Liu said: "They [the study authors] say that osteoclasts did not die at an increased rate like they did in some of the animal studies but, rather, [Fosamax] slowed down the rate of death but also reduced the functionality or efficiency at which osteoclasts worked."
The FDA letter to the editor said the agency has received reports of 23 patients taking Fosamax who have been diagnosed with cancer of the esophagus (eight died) since the drug was first approved in 1995. Thirty-one patients from Japan and Europe also were diagnosed with this cancer after taking Fosamax.
"The concern is that there is an association, not cause-and-effect," said Liu. "The FDA doesn't really have enough evidence to say it [Fosamax] does anything to stimulate cancers [but] one of the side effects of oral bisphosphonates is that they can make GERD (gastroesophageal reflux disease) worse."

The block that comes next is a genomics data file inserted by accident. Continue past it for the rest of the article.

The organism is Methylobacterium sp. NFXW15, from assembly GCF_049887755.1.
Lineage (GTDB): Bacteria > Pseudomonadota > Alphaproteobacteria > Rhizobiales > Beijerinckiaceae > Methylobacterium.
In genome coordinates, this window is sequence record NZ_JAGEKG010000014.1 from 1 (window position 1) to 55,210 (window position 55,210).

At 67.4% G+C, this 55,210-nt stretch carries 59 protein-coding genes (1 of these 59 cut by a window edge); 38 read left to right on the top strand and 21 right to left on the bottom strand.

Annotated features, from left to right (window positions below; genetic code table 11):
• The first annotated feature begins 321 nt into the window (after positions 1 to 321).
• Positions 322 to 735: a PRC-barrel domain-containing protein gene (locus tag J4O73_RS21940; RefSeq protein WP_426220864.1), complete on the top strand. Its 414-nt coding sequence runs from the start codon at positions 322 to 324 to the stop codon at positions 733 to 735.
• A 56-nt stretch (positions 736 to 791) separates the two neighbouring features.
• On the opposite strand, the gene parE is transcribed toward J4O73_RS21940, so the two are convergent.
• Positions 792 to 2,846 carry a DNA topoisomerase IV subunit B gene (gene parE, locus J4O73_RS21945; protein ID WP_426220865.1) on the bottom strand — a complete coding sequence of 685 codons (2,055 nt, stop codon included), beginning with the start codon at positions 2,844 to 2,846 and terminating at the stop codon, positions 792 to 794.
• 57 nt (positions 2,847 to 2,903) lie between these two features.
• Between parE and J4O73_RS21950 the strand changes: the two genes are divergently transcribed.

The prescribing information for Fosamax, made by Merck & Co., said that people with "certain disorders of the esophagus" should not use the drug.
In a news release, Merck said that "clinical trials of Fosamax and post-marketing reports do not suggest any association between alendronate and esophageal cancer. Fosamax has been studied in controlled clinical trials involving more than 17,000 patients, contributing as much as 10 years' data with alendronate."
Addressing the bone cell research by Weinstein, the release said the study findings support Merck research that "alendronate decreases the rate of bone resorption by osteoclasts without causing rapid osteoclast death and does not change the current clinical recommendations for the use of Fosamax."
Use of bisphosphonates has been associated with other problems in the past, including an increased risk of atrial fibrillation (a type of abnormal heart rhythm), unusual fractures of the thigh bone and inflammatory eye disease.
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